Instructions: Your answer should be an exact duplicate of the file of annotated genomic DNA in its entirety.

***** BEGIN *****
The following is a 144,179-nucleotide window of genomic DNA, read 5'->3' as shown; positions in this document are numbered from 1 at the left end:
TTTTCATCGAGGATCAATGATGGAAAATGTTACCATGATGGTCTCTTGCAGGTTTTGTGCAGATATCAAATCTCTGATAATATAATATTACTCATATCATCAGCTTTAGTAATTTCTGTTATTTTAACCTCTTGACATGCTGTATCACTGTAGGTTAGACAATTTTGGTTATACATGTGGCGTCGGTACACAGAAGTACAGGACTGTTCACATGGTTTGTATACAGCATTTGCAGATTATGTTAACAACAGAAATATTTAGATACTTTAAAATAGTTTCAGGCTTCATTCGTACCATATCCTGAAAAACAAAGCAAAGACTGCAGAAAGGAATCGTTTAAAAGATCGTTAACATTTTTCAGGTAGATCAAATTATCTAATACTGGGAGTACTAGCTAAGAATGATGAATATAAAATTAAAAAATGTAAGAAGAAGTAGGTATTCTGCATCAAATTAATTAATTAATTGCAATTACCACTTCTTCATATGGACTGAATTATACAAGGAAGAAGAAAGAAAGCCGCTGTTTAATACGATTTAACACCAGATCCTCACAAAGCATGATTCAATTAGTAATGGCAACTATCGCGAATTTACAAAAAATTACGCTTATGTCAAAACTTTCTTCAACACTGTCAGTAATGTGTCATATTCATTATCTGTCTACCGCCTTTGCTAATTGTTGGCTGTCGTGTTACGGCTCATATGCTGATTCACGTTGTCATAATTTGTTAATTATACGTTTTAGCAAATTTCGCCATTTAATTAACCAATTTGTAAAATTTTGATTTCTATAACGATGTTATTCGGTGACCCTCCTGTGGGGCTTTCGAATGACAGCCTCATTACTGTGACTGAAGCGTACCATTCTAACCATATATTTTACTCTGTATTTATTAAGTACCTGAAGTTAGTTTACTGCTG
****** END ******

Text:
The following is a 144,179-nucleotide window of genomic DNA, read 5'->3' as shown; positions in this document are numbered from 1 at the left end:
TTTTCATCGAGGATCAATGATGGAAAATGTTACCATGATGGTCTCTTGCAGGTTTTGTGCAGATATCAAATCTCTGATAATATAATATTACTCATATCATCAGCTTTAGTAATTTCTGTTATTTTAACCTCTTGACATGCTGTATCACTGTAGGTTAGACAATTTTGGTTATACATGTGGCGTCGGTACACAGAAGTACAGGACTGTTCACATGGTTTGTATACAGCATTTGCAGATTATGTTAACAACAGAAATATTTAGATACTTTAAAATAGTTTCAGGCTTCATTCGTACCATATCCTGAAAAACAAAGCAAAGACTGCAGAAAGGAATCGTTTAAAAGATCGTTAACATTTTTCAGGTAGATCAAATTATCTAATACTGGGAGTACTAGCTAAGAATGATGAATATAAAATTAAAAAATGTAAGAAGAAGTAGGTATTCTGCATCAAATTAATTAATTAATTGCAATTACCACTTCTTCATATGGACTGAATTATACAAGGAAGAAGAAAGAAAGCCGCTGTTTAATACGATTTAACACCAGATCCTCACAAAGCATGATTCAATTAGTAATGGCAACTATCGCGAATTTACAAAAAATTACGCTTATGTCAAAACTTTCTTCAACACTGTCAGTAATGTGTCATATTCATTATCTGTCTACCGCCTTTGCTAATTGTTGGCTGTCGTGTTACGGCTCATATGCTGATTCACGTTGTCATAATTTGTTAATTATACGTTTTAGCAAATTTCGCCATTTAATTAACCAATTTGTAAAATTTTGATTTCTATAACGATGTTATTCGGTGACCCTCCTGTGGGGCTTTCGAATGACAGCCTCATTACTGTGACTGAAGCGTACCATTCTAACCATATATTTTACTCTGTATTTATTAAGTACCTGAAGTTAGTTTACTGCTG